US military aid to Pakistan may be misused against India: Govt
Press Trust of India / New Delhi July 26, 2010, 11:00 IST  Holding that there was every possibility of recent US military aid to Pakistan being used against India, Government today said that it will provide all assistance to the armed forces to protect every inch of its territory.  Antony told reporters here that during his meeting with US National Security Advisor James Jones and Chairman of Joint Chief of Staff Admiral Mike Mullen last week he had conveyed India's concerns in this regard and pointed out that the support was "disproportionate" to Pakistan's requirement to fight against the Taliban.  "We also feel that there is every possibility of diverting this sophisticated equipment against India," he said after laying a wreath at the Amar Jawan Jyoti here to mark the 11th anniversary of the Kargil war against Pakistan.  Asked if the government had failed to capitalise on the gains made by Indian soldiers during the Kargil battle, he said government will provide whatever was needed for the armed forces to protect every inch of Indian territory.  "We will strengthen our armed forces...Whatever they may require to strengthen the Indian security apparatus so they can protect Indian territory," he said.     Antony had told Mullen that India's worries that Pakistan was diverting the American military assistance to building capacities against India.     The Defence Minister had said that arms aid to Pakistan, worth billions of dollars annually, was "disproportionate to the war on terror" for which it was intended and the US should ensure it was used only for the purpose meant for.     He had also suggested that the US should set up a monitoring mechanism to ensure that there was no diversion of the aid which Pakistan receives.     Mullen had said that the military aid to Pakistan did not in any way "greatly imbalance" its capabilities vis-a-vis India.     Asked whether the US would take a re-look at the assistance if India provided evidence of misuse by Pakistan, he had termed it as a "hypothetical" question but said if there was a change in use of the weapon systems, the US would look at it.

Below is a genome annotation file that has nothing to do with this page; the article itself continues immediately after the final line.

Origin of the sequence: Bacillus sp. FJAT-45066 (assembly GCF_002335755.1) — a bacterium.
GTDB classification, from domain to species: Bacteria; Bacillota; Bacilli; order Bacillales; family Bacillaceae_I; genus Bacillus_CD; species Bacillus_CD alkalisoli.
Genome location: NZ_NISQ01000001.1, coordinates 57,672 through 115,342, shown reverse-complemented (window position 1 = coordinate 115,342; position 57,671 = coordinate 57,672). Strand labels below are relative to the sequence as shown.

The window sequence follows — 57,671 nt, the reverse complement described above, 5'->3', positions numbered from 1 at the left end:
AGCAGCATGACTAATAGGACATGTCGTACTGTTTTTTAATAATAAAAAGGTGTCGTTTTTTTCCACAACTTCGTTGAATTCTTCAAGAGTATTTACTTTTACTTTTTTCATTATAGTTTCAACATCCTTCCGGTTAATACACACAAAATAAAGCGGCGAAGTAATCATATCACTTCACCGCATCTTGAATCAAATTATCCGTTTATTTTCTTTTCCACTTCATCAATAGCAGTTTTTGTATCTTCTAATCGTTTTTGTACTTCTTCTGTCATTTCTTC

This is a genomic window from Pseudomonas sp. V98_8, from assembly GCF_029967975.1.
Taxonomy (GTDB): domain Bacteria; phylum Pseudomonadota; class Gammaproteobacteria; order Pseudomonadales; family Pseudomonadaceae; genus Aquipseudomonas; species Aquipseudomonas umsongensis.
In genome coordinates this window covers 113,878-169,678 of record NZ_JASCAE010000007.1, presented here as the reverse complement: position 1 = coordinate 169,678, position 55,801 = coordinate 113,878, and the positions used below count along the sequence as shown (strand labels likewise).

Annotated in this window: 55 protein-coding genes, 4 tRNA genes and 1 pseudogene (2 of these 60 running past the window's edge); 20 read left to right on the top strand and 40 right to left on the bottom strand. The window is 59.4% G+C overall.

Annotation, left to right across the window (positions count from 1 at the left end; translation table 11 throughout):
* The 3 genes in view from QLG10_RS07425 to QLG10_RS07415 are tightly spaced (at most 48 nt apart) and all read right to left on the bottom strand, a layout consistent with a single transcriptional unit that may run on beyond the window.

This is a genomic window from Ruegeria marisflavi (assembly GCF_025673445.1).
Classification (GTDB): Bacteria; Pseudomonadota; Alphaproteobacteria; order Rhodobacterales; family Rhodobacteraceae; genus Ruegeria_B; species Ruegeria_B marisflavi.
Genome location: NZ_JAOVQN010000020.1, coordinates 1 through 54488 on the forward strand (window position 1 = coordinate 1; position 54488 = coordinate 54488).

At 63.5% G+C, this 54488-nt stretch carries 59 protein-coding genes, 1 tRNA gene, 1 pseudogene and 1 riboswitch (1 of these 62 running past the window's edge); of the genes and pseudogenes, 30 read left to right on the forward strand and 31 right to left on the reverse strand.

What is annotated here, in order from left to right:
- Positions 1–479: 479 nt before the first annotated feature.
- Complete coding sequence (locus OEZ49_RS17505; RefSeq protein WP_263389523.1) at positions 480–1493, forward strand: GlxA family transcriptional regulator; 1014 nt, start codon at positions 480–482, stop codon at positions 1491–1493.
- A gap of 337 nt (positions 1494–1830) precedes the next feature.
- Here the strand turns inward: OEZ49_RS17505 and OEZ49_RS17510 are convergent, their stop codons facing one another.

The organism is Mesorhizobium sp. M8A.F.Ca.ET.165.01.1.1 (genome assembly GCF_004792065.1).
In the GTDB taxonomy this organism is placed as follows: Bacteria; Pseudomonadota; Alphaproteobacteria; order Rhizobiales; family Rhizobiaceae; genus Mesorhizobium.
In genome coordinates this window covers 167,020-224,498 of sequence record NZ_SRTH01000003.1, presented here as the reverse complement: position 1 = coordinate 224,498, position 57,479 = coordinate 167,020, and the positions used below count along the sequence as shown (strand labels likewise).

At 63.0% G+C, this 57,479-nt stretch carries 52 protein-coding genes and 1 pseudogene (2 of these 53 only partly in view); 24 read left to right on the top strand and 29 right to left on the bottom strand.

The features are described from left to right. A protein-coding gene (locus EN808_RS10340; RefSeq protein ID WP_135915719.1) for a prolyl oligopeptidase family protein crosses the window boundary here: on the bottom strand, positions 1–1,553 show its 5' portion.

Army Chief in historic perspective